Did you watch the Royal Wedding? I didn’t, but confess I did on occasion read features on the internet regarding royal crowns, dresses, traditions and other thing that aren’t really important for me to know. Quite by accident I watched the British comedy with Hugh Grant Four Weddings and a Funeral this week. More than 1.6 million people watched the wedding on the internet this morning, the biggest real time internet audience ever, surpassing the World Cup and the inauguration of President Obama.
Kate Middleton is now the Duchess of Cambridge, Her Royal Highness and oddly Princess William of Wales. It has been 350 years since a royal, in line for the throne, married a commoner.
Why do we have an interest in the Royal Wedding? You might recall that the US won its independence from Britain in 1776 – rejecting royalty in favor of democracy. I abhor waste, formality, and spending lavish sums of money on such things when children are starving.
Why do we care? I believe that deep within us all is the desire for romance and magic, coupled with the desire to live happily ever after – never having to worry about money or cleaning the house or anything really.
For women, this desire is particularly encouraged in our culture by fairy tales and Disney stories, in which the girl is rescued from a wicked whatever – fill in the blank – stepmother, overbearing father, witch – by the prince who whisks her away on his white horse. No more problems – all is well forever.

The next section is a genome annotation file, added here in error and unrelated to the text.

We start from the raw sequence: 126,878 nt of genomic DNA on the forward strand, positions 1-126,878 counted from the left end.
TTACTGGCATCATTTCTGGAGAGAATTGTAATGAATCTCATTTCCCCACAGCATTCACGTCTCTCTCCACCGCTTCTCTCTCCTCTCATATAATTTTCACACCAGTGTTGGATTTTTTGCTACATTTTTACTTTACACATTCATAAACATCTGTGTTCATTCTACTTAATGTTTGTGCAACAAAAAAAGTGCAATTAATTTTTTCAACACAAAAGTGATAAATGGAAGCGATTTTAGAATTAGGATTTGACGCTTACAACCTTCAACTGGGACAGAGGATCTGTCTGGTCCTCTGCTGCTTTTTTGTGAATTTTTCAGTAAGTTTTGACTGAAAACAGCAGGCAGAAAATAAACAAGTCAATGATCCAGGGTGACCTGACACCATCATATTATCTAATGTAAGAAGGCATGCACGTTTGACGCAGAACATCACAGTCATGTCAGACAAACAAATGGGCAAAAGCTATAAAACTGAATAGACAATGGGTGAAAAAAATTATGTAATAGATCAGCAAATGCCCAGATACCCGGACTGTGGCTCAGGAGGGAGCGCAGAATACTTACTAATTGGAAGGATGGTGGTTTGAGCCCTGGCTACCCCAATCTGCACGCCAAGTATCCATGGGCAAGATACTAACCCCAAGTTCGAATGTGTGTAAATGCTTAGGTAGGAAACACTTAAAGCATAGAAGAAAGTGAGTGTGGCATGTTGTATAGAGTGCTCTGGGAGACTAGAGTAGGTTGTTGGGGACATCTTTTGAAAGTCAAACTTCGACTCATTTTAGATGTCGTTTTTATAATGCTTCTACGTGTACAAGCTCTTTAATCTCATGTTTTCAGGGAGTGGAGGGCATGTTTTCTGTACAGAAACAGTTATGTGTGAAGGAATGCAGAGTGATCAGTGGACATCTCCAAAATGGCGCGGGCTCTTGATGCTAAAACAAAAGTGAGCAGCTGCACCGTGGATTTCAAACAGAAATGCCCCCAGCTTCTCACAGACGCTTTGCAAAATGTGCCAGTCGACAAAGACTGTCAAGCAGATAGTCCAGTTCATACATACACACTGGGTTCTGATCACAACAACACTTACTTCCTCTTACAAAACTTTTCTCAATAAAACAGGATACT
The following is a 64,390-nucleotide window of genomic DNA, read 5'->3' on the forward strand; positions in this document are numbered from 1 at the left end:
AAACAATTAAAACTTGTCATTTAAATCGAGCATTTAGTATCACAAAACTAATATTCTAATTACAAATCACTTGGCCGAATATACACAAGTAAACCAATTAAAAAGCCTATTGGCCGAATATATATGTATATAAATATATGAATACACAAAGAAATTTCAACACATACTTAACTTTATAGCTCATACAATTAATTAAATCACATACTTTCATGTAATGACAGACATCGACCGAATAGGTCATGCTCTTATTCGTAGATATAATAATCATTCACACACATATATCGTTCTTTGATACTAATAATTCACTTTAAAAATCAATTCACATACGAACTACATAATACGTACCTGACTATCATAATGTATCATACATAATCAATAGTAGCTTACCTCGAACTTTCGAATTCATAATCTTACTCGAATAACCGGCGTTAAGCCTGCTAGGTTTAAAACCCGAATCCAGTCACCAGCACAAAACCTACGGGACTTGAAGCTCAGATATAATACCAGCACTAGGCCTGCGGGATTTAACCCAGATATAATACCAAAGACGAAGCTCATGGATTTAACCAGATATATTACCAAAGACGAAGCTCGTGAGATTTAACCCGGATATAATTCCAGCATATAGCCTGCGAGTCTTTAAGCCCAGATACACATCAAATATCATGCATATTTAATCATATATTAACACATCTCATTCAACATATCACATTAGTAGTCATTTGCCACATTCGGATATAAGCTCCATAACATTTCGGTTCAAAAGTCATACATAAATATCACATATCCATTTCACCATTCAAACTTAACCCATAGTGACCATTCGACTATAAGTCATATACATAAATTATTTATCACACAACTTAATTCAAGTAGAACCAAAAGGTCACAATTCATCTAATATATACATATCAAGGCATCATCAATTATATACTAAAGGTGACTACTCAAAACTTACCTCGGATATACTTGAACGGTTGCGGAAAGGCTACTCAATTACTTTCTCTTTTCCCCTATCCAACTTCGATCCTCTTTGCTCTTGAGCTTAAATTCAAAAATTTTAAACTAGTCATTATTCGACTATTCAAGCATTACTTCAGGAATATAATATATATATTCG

All this might explain why we are continually surprised by the need to continue to make a living, deal with problems, work at our relationships. I believe we all unconsciously believe that if we were doing things right, everything would be taken care of and settled by the time we are about 25 years old. When that doesn’t happen, when the striving and problem solving and the need to re-invent ourselves continues, we feel disappointed, short-changed, and angry.
What to do? Even Disney has evolved their princesses to be more brave, independent, and self-sufficient – although not any less thin, certainly. We can evolve too – recognize our desire to be taken care of, to have no worries, to be loved and valued. We can figure out what we want in life and give it to ourselves or look for relationships that fulfill our needs. We can be intentional in our search and let it be ok that everything is not settled by the time we are 25. In fact, we can begin to see that ours is the great adventure – to continue to live and strive and learn, always becoming more of who we are and can be.